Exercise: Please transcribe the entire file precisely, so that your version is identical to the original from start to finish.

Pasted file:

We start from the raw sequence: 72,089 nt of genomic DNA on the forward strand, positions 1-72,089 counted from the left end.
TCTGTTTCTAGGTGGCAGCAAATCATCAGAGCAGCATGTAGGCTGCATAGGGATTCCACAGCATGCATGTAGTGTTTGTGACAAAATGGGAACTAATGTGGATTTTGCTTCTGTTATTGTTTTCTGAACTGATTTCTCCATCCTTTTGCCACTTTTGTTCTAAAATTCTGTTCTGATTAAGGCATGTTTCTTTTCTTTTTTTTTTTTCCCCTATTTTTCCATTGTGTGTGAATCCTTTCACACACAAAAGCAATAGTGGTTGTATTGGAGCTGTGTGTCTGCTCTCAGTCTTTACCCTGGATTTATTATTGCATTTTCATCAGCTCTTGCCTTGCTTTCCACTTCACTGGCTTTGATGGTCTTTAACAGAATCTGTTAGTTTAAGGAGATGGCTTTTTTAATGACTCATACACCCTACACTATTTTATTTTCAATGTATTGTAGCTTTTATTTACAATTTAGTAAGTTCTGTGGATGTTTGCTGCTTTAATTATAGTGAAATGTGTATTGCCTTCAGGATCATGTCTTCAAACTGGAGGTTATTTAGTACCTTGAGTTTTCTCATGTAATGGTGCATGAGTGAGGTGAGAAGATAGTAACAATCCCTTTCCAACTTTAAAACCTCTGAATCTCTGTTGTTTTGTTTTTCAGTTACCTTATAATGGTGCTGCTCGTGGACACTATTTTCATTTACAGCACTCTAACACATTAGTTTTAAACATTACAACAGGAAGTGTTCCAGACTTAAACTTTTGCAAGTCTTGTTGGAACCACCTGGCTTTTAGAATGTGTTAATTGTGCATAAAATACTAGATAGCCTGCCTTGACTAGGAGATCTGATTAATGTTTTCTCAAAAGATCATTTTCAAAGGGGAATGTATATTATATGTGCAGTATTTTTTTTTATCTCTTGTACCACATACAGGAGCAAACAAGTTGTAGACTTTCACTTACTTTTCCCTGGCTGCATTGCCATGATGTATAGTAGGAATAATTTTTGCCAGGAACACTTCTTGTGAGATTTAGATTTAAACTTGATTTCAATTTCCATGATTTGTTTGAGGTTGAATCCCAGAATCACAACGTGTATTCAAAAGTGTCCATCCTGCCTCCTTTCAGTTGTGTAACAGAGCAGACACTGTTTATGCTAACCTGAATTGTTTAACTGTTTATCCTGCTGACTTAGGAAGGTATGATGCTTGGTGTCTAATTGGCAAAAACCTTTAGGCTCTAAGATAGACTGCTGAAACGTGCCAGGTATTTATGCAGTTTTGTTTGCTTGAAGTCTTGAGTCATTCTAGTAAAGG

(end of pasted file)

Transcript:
We start from the raw sequence: 72,089 nt of genomic DNA on the forward strand, positions 1-72,089 counted from the left end.
TCTGTTTCTAGGTGGCAGCAAATCATCAGAGCAGCATGTAGGCTGCATAGGGATTCCACAGCATGCATGTAGTGTTTGTGACAAAATGGGAACTAATGTGGATTTTGCTTCTGTTATTGTTTTCTGAACTGATTTCTCCATCCTTTTGCCACTTTTGTTCTAAAATTCTGTTCTGATTAAGGCATGTTTCTTTTCTTTTTTTTTTTTCCCCTATTTTTCCATTGTGTGTGAATCCTTTCACACACAAAAGCAATAGTGGTTGTATTGGAGCTGTGTGTCTGCTCTCAGTCTTTACCCTGGATTTATTATTGCATTTTCATCAGCTCTTGCCTTGCTTTCCACTTCACTGGCTTTGATGGTCTTTAACAGAATCTGTTAGTTTAAGGAGATGGCTTTTTTAATGACTCATACACCCTACACTATTTTATTTTCAATGTATTGTAGCTTTTATTTACAATTTAGTAAGTTCTGTGGATGTTTGCTGCTTTAATTATAGTGAAATGTGTATTGCCTTCAGGATCATGTCTTCAAACTGGAGGTTATTTAGTACCTTGAGTTTTCTCATGTAATGGTGCATGAGTGAGGTGAGAAGATAGTAACAATCCCTTTCCAACTTTAAAACCTCTGAATCTCTGTTGTTTTGTTTTTCAGTTACCTTATAATGGTGCTGCTCGTGGACACTATTTTCATTTACAGCACTCTAACACATTAGTTTTAAACATTACAACAGGAAGTGTTCCAGACTTAAACTTTTGCAAGTCTTGTTGGAACCACCTGGCTTTTAGAATGTGTTAATTGTGCATAAAATACTAGATAGCCTGCCTTGACTAGGAGATCTGATTAATGTTTTCTCAAAAGATCATTTTCAAAGGGGAATGTATATTATATGTGCAGTATTTTTTTTTATCTCTTGTACCACATACAGGAGCAAACAAGTTGTAGACTTTCACTTACTTTTCCCTGGCTGCATTGCCATGATGTATAGTAGGAATAATTTTTGCCAGGAACACTTCTTGTGAGATTTAGATTTAAACTTGATTTCAATTTCCATGATTTGTTTGAGGTTGAATCCCAGAATCACAACGTGTATTCAAAAGTGTCCATCCTGCCTCCTTTCAGTTGTGTAACAGAGCAGACACTGTTTATGCTAACCTGAATTGTTTAACTGTTTATCCTGCTGACTTAGGAAGGTATGATGCTTGGTGTCTAATTGGCAAAAACCTTTAGGCTCTAAGATAGACTGCTGAAACGTGCCAGGTATTTATGCAGTTTTGTTTGCTTGAAGTCTTGAGTCATTCTAGTAAAGG